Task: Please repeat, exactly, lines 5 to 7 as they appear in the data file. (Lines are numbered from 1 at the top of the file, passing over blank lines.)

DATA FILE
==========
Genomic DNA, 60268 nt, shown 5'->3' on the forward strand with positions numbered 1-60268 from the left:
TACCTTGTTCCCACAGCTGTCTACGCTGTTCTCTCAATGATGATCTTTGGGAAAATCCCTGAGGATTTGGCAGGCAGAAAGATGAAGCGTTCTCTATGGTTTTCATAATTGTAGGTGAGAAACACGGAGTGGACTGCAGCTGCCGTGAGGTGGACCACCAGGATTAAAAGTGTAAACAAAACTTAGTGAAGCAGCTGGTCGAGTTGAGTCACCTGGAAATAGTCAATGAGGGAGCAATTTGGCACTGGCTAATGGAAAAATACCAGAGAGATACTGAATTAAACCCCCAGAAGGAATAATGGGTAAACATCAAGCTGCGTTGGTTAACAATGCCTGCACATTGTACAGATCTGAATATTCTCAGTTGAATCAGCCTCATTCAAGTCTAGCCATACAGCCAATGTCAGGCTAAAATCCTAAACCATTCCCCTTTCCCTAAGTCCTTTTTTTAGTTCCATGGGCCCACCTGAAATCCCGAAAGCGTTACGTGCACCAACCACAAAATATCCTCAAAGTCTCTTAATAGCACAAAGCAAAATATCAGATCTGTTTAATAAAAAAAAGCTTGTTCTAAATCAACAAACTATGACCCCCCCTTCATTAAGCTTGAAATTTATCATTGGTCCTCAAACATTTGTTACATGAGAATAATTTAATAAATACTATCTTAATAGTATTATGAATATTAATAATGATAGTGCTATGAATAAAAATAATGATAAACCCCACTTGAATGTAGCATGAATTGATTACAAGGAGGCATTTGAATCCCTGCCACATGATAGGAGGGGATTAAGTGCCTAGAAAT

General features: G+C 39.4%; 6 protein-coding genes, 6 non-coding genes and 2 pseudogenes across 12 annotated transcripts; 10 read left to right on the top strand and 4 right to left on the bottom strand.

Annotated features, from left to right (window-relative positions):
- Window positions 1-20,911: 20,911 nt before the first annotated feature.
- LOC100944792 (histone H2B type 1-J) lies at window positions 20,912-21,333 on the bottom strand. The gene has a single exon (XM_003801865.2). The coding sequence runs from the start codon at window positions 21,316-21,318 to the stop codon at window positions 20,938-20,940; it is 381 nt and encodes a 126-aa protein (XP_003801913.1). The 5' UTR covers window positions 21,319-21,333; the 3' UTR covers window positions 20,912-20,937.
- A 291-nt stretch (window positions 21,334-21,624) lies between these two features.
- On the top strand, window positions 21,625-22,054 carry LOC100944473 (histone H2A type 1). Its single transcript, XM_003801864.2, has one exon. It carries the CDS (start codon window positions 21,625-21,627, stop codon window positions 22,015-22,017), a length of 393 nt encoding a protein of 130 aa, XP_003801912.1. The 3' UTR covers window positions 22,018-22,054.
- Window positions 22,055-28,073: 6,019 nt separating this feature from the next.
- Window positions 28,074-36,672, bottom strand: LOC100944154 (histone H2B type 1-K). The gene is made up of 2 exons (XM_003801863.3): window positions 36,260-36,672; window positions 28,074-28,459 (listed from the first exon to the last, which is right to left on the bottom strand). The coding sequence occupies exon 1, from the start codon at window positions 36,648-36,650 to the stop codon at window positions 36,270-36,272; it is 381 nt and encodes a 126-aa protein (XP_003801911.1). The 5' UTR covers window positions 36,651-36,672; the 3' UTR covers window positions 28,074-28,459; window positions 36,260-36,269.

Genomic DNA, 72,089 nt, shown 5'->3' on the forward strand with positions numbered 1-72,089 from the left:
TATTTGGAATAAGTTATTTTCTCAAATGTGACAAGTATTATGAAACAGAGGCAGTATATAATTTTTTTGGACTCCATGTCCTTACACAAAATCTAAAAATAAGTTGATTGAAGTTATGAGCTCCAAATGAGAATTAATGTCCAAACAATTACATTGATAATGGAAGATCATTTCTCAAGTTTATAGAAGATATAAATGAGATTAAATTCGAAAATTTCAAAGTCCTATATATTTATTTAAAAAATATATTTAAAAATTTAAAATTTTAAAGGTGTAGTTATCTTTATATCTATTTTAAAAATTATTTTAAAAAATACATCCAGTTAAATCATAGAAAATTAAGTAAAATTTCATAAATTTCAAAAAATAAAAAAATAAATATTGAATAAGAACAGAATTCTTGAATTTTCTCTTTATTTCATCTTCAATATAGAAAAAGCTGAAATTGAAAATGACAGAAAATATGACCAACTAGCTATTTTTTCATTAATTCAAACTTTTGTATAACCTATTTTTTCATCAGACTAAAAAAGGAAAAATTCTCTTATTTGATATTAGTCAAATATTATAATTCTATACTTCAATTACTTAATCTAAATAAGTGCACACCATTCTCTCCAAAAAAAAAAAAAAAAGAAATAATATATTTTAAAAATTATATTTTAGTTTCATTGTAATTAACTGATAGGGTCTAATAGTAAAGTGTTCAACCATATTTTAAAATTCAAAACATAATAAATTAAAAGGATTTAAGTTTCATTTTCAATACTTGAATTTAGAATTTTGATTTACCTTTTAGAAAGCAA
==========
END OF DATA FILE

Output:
- Window positions 1-20,911: 20,911 nt before the first annotated feature.
- LOC100944792 (histone H2B type 1-J) lies at window positions 20,912-21,333 on the bottom strand. The gene has a single exon (XM_003801865.2). The coding sequence runs from the start codon at window positions 21,316-21,318 to the stop codon at window positions 20,938-20,940; it is 381 nt and encodes a 126-aa protein (XP_003801913.1). The 5' UTR covers window positions 21,319-21,333; the 3' UTR covers window positions 20,912-20,937.
- A 291-nt stretch (window positions 21,334-21,624) lies between these two features.